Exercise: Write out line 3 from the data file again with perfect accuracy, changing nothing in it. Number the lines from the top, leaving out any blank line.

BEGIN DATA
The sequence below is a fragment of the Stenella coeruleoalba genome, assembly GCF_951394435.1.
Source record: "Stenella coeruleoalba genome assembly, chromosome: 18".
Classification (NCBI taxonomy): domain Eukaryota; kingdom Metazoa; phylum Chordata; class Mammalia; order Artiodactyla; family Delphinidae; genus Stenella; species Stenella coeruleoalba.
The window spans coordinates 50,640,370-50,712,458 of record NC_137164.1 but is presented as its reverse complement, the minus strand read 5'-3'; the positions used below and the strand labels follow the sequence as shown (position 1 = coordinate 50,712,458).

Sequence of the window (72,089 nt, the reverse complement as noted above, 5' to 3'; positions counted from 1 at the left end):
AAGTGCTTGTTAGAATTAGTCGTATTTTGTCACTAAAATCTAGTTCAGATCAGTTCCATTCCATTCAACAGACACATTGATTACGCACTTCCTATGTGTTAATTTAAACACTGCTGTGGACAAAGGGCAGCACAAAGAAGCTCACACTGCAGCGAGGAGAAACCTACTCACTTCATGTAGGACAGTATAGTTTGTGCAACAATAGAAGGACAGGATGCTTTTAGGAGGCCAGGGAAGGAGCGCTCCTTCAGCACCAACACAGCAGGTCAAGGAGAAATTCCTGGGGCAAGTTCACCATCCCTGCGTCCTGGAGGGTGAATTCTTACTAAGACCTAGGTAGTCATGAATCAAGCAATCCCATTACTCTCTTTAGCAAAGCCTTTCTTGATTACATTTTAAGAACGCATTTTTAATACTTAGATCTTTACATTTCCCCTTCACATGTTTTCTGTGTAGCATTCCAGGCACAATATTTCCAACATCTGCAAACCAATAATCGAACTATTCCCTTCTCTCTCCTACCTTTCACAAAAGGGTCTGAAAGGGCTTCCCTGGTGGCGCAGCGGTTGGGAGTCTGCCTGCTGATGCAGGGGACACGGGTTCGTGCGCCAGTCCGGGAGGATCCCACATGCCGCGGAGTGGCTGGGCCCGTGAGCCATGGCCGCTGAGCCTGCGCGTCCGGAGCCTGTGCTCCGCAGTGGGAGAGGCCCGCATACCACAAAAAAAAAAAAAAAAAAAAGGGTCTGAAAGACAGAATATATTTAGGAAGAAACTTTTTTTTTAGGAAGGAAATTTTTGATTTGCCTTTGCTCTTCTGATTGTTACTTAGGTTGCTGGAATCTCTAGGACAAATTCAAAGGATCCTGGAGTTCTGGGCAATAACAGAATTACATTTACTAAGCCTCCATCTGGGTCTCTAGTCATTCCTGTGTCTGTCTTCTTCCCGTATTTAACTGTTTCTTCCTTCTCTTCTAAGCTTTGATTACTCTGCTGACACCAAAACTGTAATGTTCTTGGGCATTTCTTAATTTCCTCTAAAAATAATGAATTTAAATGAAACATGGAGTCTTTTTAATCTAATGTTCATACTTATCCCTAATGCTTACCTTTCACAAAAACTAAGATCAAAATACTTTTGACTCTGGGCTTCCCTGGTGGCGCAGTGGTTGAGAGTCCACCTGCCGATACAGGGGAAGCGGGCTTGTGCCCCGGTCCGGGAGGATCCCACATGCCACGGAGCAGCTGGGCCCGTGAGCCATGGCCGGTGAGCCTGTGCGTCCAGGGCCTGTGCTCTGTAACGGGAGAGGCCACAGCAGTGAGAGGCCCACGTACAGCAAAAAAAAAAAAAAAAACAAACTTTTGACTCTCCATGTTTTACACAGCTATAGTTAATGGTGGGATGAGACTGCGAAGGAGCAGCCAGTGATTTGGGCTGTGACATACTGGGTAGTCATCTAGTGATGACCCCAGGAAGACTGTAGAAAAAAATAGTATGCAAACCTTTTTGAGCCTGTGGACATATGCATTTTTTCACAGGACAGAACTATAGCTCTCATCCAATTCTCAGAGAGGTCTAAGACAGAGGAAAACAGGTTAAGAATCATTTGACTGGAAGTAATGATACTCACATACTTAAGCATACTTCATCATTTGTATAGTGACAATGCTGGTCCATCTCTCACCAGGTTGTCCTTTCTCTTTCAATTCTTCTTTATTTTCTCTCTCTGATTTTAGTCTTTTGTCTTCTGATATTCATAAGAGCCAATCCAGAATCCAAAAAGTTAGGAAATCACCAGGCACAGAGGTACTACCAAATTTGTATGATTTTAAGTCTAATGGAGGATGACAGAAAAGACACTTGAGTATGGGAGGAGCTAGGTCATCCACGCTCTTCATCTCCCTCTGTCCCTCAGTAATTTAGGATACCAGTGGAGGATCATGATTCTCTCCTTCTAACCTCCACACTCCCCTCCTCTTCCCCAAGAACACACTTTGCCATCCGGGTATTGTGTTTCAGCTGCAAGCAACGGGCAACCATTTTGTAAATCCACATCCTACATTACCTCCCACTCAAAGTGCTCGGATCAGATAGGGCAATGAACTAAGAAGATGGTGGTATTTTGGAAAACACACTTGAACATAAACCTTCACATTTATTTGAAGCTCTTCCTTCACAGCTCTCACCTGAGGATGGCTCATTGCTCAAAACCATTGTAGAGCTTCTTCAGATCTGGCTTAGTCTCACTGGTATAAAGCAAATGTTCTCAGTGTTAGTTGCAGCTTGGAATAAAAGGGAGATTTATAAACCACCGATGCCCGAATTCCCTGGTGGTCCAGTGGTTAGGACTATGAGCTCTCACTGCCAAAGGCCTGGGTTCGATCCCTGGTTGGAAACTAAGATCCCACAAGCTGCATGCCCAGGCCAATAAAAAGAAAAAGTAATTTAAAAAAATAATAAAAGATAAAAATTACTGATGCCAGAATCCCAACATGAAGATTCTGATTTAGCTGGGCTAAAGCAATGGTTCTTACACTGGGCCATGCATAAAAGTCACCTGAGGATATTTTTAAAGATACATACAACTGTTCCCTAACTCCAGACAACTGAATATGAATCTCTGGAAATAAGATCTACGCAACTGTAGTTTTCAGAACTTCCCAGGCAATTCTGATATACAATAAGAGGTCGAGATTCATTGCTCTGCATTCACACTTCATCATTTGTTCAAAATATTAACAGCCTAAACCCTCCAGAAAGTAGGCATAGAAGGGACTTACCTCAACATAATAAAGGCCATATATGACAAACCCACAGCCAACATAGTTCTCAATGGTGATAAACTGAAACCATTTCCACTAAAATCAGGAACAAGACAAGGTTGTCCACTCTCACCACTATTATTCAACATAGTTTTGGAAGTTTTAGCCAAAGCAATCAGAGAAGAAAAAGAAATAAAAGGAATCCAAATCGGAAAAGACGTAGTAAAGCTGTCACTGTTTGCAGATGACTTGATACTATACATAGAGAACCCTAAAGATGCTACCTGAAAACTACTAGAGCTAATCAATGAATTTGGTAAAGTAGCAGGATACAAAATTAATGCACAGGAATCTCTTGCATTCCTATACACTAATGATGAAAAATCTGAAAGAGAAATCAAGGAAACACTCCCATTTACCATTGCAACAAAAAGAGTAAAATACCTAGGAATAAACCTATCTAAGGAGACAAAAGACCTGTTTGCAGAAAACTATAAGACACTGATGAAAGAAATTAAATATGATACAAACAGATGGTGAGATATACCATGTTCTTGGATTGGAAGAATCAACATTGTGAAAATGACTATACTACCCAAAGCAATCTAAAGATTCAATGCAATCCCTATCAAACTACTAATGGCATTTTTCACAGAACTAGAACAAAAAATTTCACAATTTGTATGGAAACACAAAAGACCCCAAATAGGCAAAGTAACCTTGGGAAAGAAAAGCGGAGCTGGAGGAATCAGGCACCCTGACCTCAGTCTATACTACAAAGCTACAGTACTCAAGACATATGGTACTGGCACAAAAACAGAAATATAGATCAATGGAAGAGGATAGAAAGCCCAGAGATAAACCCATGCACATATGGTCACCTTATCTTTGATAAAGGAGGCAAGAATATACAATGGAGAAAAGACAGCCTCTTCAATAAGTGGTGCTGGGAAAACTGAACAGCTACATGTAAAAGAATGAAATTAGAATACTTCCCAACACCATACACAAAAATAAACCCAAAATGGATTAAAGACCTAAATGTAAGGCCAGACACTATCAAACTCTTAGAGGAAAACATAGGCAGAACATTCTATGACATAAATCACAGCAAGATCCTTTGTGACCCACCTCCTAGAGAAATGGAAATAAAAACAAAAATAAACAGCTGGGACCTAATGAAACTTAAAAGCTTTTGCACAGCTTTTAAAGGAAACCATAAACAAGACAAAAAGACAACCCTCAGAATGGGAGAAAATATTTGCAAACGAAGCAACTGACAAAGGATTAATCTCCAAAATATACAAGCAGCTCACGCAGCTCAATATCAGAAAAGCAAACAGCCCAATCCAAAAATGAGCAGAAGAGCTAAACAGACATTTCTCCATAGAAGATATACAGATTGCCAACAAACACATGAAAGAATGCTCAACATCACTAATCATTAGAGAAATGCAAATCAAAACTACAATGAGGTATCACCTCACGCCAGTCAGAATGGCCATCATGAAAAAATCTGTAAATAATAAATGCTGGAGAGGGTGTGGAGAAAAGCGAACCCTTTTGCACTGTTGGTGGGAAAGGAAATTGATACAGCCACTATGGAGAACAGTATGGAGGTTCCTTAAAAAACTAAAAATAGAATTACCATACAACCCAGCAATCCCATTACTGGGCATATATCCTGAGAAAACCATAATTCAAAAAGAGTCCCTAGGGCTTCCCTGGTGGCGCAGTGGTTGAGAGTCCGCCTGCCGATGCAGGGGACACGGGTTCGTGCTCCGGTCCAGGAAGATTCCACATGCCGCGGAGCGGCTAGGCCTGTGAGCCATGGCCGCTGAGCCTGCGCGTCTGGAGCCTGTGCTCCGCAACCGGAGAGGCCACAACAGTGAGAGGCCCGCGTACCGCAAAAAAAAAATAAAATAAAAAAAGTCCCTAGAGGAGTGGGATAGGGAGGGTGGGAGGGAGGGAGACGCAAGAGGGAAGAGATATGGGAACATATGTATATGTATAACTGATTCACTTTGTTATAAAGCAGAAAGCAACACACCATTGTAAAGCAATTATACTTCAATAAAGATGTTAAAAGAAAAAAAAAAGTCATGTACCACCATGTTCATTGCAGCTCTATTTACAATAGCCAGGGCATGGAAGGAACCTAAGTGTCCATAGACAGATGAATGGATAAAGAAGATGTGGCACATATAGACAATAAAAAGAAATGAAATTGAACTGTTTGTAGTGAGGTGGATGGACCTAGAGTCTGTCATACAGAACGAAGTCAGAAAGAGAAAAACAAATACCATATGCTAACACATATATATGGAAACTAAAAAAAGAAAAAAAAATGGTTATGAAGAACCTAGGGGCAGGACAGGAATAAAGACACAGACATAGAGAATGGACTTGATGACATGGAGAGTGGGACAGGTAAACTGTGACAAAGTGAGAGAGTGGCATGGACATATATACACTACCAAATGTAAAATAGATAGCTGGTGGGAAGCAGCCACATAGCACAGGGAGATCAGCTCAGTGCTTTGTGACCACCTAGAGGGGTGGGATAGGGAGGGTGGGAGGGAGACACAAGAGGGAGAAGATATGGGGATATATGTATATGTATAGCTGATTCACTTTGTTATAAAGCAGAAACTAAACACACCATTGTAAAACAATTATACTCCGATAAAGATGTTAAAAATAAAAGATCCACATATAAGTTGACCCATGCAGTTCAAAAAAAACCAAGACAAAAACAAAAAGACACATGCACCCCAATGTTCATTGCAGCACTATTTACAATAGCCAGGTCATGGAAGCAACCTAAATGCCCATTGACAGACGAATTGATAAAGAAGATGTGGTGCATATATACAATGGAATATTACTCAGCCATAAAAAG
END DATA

Classification (NCBI taxonomy): domain Eukaryota; kingdom Metazoa; phylum Chordata; class Mammalia; order Artiodactyla; family Delphinidae; genus Stenella; species Stenella coeruleoalba.